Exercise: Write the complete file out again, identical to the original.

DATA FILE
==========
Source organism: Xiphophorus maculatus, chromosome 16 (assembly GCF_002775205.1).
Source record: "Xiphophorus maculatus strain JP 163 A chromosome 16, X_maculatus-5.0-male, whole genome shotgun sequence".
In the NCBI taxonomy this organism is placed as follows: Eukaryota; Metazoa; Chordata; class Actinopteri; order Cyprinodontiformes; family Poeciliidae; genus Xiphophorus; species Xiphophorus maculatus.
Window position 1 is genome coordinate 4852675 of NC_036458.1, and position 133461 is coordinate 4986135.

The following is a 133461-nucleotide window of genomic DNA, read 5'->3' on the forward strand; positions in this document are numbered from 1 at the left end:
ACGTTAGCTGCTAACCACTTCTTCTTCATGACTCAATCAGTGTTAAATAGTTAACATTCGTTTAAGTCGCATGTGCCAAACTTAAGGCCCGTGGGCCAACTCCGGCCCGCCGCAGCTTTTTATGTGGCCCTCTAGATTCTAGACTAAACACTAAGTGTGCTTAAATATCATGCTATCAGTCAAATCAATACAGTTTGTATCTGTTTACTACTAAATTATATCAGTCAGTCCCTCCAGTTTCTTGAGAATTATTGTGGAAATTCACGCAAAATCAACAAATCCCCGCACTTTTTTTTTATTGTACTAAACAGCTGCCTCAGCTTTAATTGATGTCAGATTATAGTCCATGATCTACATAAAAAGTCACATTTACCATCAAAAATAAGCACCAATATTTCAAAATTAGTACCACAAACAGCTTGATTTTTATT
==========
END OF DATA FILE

Source organism: Xiphophorus maculatus, chromosome 16 (assembly GCF_002775205.1).
Source record: "Xiphophorus maculatus strain JP 163 A chromosome 16, X_maculatus-5.0-male, whole genome shotgun sequence".
In the NCBI taxonomy this organism is placed as follows: Eukaryota; Metazoa; Chordata; class Actinopteri; order Cyprinodontiformes; family Poeciliidae; genus Xiphophorus; species Xiphophorus maculatus.
Window position 1 is genome coordinate 4852675 of NC_036458.1, and position 133461 is coordinate 4986135.

The following is a 133461-nucleotide window of genomic DNA, read 5'->3' on the forward strand; positions in this document are numbered from 1 at the left end:
ACGTTAGCTGCTAACCACTTCTTCTTCATGACTCAATCAGTGTTAAATAGTTAACATTCGTTTAAGTCGCATGTGCCAAACTTAAGGCCCGTGGGCCAACTCCGGCCCGCCGCAGCTTTTTATGTGGCCCTCTAGATTCTAGACTAAACACTAAGTGTGCTTAAATATCATGCTATCAGTCAAATCAATACAGTTTGTATCTGTTTACTACTAAATTATATCAGTCAGTCCCTCCAGTTTCTTGAGAATTATTGTGGAAATTCACGCAAAATCAACAAATCCCCGCACTTTTTTTTTATTGTACTAAACAGCTGCCTCAGCTTTAATTGATGTCAGATTATAGTCCATGATCTACATAAAAAGTCACATTTACCATCAAAAATAAGCACCAATATTTCAAAATTAGTACCACAAACAGCTTGATTTTTATT